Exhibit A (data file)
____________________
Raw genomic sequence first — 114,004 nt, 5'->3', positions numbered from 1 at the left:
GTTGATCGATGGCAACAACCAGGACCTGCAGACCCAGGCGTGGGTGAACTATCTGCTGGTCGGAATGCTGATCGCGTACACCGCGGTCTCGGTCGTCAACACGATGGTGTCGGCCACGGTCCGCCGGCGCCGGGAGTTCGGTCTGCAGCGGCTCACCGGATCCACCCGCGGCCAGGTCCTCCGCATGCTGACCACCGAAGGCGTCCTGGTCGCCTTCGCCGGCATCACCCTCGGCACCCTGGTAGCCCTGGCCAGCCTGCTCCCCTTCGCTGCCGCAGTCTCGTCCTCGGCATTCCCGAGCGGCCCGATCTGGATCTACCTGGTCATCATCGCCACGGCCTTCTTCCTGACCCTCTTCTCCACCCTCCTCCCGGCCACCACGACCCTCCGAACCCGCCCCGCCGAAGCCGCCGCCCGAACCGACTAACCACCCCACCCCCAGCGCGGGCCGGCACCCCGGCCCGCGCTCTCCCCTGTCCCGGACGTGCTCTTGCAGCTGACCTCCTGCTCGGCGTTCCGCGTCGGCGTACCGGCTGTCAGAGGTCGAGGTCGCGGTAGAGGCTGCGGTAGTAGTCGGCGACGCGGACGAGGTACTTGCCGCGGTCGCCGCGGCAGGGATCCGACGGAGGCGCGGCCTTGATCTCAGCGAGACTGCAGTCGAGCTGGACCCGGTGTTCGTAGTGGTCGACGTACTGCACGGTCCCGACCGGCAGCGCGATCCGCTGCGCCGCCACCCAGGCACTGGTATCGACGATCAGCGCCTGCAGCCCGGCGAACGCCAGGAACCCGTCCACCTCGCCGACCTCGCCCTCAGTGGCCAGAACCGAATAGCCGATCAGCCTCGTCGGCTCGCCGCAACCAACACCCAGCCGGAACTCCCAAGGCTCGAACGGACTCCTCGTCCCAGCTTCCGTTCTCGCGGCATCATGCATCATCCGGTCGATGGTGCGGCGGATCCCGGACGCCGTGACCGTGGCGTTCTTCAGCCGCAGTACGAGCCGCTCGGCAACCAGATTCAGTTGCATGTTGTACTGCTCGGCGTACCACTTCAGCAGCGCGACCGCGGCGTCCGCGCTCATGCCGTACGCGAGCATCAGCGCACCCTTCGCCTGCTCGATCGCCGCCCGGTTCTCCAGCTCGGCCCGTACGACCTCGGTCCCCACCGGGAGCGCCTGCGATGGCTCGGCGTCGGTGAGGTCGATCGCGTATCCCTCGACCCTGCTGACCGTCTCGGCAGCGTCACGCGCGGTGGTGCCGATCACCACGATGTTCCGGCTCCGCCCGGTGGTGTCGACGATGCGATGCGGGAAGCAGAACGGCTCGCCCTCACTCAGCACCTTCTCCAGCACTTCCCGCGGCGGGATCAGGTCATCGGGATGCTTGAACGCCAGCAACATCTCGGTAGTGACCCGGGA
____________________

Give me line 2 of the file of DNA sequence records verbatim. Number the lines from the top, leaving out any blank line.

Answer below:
GTTGATCGATGGCAACAACCAGGACCTGCAGACCCAGGCGTGGGTGAACTATCTGCTGGTCGGAATGCTGATCGCGTACACCGCGGTCTCGGTCGTCAACACGATGGTGTCGGCCACGGTCCGCCGGCGCCGGGAGTTCGGTCTGCAGCGGCTCACCGGATCCACCCGCGGCCAGGTCCTCCGCATGCTGACCACCGAAGGCGTCCTGGTCGCCTTCGCCGGCATCACCCTCGGCACCCTGGTAGCCCTGGCCAGCCTGCTCCCCTTCGCTGCCGCAGTCTCGTCCTCGGCATTCCCGAGCGGCCCGATCTGGATCTACCTGGTCATCATCGCCACGGCCTTCTTCCTGACCCTCTTCTCCACCCTCCTCCCGGCCACCACGACCCTCCGAACCCGCCCCGCCGAAGCCGCCGCCCGAACCGACTAACCACCCCACCCCCAGCGCGGGCCGGCACCCCGGCCCGCGCTCTCCCCTGTCCCGGACGTGCTCTTGCAGCTGACCTCCTGCTCGGCGTTCCGCGTCGGCGTACCGGCTGTCAGAGGTCGAGGTCGCGGTAGAGGCTGCGGTAGTAGTCGGCGACGCGGACGAGGTACTTGCCGCGGTCGCCGCGGCAGGGATCCGACGGAGGCGCGGCCTTGATCTCAGCGAGACTGCAGTCGAGCTGGACCCGGTGTTCGTAGTGGTCGACGTACTGCACGGTCCCGACCGGCAGCGCGATCCGCTGCGCCGCCACCCAGGCACTGGTATCGACGATCAGCGCCTGCAGCCCGGCGAACGCCAGGAACCCGTCCACCTCGCCGACCTCGCCCTCAGTGGCCAGAACCGAATAGCCGATCAGCCTCGTCGGCTCGCCGCAACCAACACCCAGCCGGAACTCCCAAGGCTCGAACGGACTCCTCGTCCCAGCTTCCGTTCTCGCGGCATCATGCATCATCCGGTCGATGGTGCGGCGGATCCCGGACGCCGTGACCGTGGCGTTCTTCAGCCGCAGTACGAGCCGCTCGGCAACCAGATTCAGTTGCATGTTGTACTGCTCGGCGTACCACTTCAGCAGCGCGACCGCGGCGTCCGCGCTCATGCCGTACGCGAGCATCAGCGCACCCTTCGCCTGCTCGATCGCCGCCCGGTTCTCCAGCTCGGCCCGTACGACCTCGGTCCCCACCGGGAGCGCCTGCGATGGCTCGGCGTCGGTGAGGTCGATCGCGTATCCCTCGACCCTGCTGACCGTCTCGGCAGCGTCACGCGCGGTGGTGCCGATCACCACGATGTTCCGGCTCCGCCCGGTGGTGTCGACGATGCGATGCGGGAAGCAGAACGGCTCGCCCTCACTCAGCACCTTCTCCAGCACTTCCCGCGGCGGGATCAGGTCATCGGGATGCTTGAACGCCAGCAACATCTCGGTAGTGACCCGGGA